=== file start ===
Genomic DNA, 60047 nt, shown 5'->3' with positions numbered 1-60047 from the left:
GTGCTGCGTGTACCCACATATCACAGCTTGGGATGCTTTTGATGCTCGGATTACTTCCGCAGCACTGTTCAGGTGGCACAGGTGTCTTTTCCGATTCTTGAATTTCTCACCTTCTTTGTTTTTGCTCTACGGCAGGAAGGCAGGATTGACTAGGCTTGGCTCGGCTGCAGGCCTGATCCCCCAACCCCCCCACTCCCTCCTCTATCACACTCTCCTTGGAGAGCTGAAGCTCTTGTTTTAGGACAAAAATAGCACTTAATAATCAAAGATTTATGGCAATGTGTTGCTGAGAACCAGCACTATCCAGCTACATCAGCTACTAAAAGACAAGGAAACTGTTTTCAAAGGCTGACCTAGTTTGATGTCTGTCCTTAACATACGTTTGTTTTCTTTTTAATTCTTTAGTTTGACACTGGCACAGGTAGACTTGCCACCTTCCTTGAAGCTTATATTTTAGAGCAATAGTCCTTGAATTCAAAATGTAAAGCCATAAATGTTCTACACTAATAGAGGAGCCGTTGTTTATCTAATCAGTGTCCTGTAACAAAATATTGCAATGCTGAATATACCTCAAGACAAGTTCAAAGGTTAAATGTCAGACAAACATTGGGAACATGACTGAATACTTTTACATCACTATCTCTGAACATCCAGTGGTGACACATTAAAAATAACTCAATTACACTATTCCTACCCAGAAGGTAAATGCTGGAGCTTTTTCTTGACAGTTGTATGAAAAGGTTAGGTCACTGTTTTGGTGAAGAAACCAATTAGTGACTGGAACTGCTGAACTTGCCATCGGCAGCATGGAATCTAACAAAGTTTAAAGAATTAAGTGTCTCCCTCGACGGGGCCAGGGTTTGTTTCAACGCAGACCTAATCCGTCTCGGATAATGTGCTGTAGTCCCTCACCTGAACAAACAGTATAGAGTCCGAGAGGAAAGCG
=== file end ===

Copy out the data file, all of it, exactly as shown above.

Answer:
Genomic DNA, 60047 nt, shown 5'->3' with positions numbered 1-60047 from the left:
GTGCTGCGTGTACCCACATATCACAGCTTGGGATGCTTTTGATGCTCGGATTACTTCCGCAGCACTGTTCAGGTGGCACAGGTGTCTTTTCCGATTCTTGAATTTCTCACCTTCTTTGTTTTTGCTCTACGGCAGGAAGGCAGGATTGACTAGGCTTGGCTCGGCTGCAGGCCTGATCCCCCAACCCCCCCACTCCCTCCTCTATCACACTCTCCTTGGAGAGCTGAAGCTCTTGTTTTAGGACAAAAATAGCACTTAATAATCAAAGATTTATGGCAATGTGTTGCTGAGAACCAGCACTATCCAGCTACATCAGCTACTAAAAGACAAGGAAACTGTTTTCAAAGGCTGACCTAGTTTGATGTCTGTCCTTAACATACGTTTGTTTTCTTTTTAATTCTTTAGTTTGACACTGGCACAGGTAGACTTGCCACCTTCCTTGAAGCTTATATTTTAGAGCAATAGTCCTTGAATTCAAAATGTAAAGCCATAAATGTTCTACACTAATAGAGGAGCCGTTGTTTATCTAATCAGTGTCCTGTAACAAAATATTGCAATGCTGAATATACCTCAAGACAAGTTCAAAGGTTAAATGTCAGACAAACATTGGGAACATGACTGAATACTTTTACATCACTATCTCTGAACATCCAGTGGTGACACATTAAAAATAACTCAATTACACTATTCCTACCCAGAAGGTAAATGCTGGAGCTTTTTCTTGACAGTTGTATGAAAAGGTTAGGTCACTGTTTTGGTGAAGAAACCAATTAGTGACTGGAACTGCTGAACTTGCCATCGGCAGCATGGAATCTAACAAAGTTTAAAGAATTAAGTGTCTCCCTCGACGGGGCCAGGGTTTGTTTCAACGCAGACCTAATCCGTCTCGGATAATGTGCTGTAGTCCCTCACCTGAACAAACAGTATAGAGTCCGAGAGGAAAGCG